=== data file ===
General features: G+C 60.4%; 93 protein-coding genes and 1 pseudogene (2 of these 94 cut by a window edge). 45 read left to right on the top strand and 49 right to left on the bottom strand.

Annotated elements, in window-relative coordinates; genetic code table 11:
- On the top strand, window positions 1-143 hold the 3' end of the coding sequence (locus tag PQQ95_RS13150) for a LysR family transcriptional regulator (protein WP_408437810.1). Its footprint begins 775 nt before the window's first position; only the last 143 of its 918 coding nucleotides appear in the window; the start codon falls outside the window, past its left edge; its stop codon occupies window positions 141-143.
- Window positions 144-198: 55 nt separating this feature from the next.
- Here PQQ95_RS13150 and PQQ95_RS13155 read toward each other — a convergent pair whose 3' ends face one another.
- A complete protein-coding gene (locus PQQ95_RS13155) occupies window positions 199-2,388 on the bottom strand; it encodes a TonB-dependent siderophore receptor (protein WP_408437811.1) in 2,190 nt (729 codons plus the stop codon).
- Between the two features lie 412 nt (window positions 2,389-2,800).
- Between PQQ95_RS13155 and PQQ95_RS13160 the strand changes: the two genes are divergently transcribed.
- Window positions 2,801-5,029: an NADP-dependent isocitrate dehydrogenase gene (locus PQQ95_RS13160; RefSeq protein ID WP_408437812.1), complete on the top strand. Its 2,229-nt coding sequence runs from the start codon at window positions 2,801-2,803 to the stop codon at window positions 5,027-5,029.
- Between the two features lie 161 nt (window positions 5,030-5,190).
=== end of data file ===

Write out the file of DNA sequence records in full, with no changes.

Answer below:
General features: G+C 60.4%; 93 protein-coding genes and 1 pseudogene (2 of these 94 cut by a window edge). 45 read left to right on the top strand and 49 right to left on the bottom strand.

Annotated elements, in window-relative coordinates; genetic code table 11:
- On the top strand, window positions 1-143 hold the 3' end of the coding sequence (locus tag PQQ95_RS13150) for a LysR family transcriptional regulator (protein WP_408437810.1). Its footprint begins 775 nt before the window's first position; only the last 143 of its 918 coding nucleotides appear in the window; the start codon falls outside the window, past its left edge; its stop codon occupies window positions 141-143.
- Window positions 144-198: 55 nt separating this feature from the next.
- Here PQQ95_RS13150 and PQQ95_RS13155 read toward each other — a convergent pair whose 3' ends face one another.
- A complete protein-coding gene (locus PQQ95_RS13155) occupies window positions 199-2,388 on the bottom strand; it encodes a TonB-dependent siderophore receptor (protein WP_408437811.1) in 2,190 nt (729 codons plus the stop codon).
- Between the two features lie 412 nt (window positions 2,389-2,800).
- Between PQQ95_RS13155 and PQQ95_RS13160 the strand changes: the two genes are divergently transcribed.
- Window positions 2,801-5,029: an NADP-dependent isocitrate dehydrogenase gene (locus PQQ95_RS13160; RefSeq protein ID WP_408437812.1), complete on the top strand. Its 2,229-nt coding sequence runs from the start codon at window positions 2,801-2,803 to the stop codon at window positions 5,027-5,029.
- Between the two features lie 161 nt (window positions 5,030-5,190).